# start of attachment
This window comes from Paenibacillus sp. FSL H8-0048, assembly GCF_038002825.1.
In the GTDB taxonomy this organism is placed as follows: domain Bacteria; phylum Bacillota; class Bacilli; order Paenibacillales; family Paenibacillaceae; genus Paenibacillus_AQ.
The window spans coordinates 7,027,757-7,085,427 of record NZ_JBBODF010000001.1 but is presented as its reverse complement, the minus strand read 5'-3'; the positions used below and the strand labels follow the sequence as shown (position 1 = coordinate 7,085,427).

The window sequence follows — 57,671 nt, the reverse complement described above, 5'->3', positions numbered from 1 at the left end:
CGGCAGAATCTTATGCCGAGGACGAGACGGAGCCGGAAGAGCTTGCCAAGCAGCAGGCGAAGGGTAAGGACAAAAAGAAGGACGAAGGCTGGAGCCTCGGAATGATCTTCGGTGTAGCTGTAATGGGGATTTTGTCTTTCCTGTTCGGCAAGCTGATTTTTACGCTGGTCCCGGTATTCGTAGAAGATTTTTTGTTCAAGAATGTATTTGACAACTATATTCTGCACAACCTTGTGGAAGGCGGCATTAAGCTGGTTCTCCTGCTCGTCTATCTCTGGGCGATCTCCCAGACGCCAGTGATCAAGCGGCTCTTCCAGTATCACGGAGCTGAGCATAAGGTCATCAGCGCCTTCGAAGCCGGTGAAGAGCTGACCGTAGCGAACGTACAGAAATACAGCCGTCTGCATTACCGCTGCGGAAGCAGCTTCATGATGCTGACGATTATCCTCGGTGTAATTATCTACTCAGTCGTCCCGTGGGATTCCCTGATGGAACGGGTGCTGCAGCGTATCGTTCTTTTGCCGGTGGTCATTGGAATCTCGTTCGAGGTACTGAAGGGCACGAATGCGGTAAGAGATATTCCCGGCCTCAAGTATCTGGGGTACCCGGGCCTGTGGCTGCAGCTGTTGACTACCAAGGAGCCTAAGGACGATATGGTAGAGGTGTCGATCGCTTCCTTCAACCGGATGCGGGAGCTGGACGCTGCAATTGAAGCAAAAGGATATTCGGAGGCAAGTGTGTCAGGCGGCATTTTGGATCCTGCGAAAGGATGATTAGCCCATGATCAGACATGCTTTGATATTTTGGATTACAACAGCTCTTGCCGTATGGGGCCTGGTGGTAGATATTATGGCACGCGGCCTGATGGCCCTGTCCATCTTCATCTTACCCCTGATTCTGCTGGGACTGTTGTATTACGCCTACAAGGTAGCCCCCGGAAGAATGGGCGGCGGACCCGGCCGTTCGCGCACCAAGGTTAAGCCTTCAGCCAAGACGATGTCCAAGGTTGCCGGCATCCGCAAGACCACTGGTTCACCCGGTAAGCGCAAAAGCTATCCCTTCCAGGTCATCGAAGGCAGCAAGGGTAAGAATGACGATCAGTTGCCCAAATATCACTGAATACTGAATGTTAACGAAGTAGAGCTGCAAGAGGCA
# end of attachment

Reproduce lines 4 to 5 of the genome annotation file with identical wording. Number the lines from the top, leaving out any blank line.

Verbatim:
The window sequence follows — 57,671 nt, the reverse complement described above, 5'->3', positions numbered from 1 at the left end:
CGGCAGAATCTTATGCCGAGGACGAGACGGAGCCGGAAGAGCTTGCCAAGCAGCAGGCGAAGGGTAAGGACAAAAAGAAGGACGAAGGCTGGAGCCTCGGAATGATCTTCGGTGTAGCTGTAATGGGGATTTTGTCTTTCCTGTTCGGCAAGCTGATTTTTACGCTGGTCCCGGTATTCGTAGAAGATTTTTTGTTCAAGAATGTATTTGACAACTATATTCTGCACAACCTTGTGGAAGGCGGCATTAAGCTGGTTCTCCTGCTCGTCTATCTCTGGGCGATCTCCCAGACGCCAGTGATCAAGCGGCTCTTCCAGTATCACGGAGCTGAGCATAAGGTCATCAGCGCCTTCGAAGCCGGTGAAGAGCTGACCGTAGCGAACGTACAGAAATACAGCCGTCTGCATTACCGCTGCGGAAGCAGCTTCATGATGCTGACGATTATCCTCGGTGTAATTATCTACTCAGTCGTCCCGTGGGATTCCCTGATGGAACGGGTGCTGCAGCGTATCGTTCTTTTGCCGGTGGTCATTGGAATCTCGTTCGAGGTACTGAAGGGCACGAATGCGGTAAGAGATATTCCCGGCCTCAAGTATCTGGGGTACCCGGGCCTGTGGCTGCAGCTGTTGACTACCAAGGAGCCTAAGGACGATATGGTAGAGGTGTCGATCGCTTCCTTCAACCGGATGCGGGAGCTGGACGCTGCAATTGAAGCAAAAGGATATTCGGAGGCAAGTGTGTCAGGCGGCATTTTGGATCCTGCGAAAGGATGATTAGCCCATGATCAGACATGCTTTGATATTTTGGATTACAACAGCTCTTGCCGTATGGGGCCTGGTGGTAGATATTATGGCACGCGGCCTGATGGCCCTGTCCATCTTCATCTTACCCCTGATTCTGCTGGGACTGTTGTATTACGCCTACAAGGTAGCCCCCGGAAGAATGGGCGGCGGACCCGGCCGTTCGCGCACCAAGGTTAAGCCTTCAGCCAAGACGATGTCCAAGGTTGCCGGCATCCGCAAGACCACTGGTTCACCCGGTAAGCGCAAAAGCTATCCCTTCCAGGTCATCGAAGGCAGCAAGGGTAAGAATGACGATCAGTTGCCCAAATATCACTGAATACTGAATGTTAACGAAGTAGAGCTGCAAGAGGCA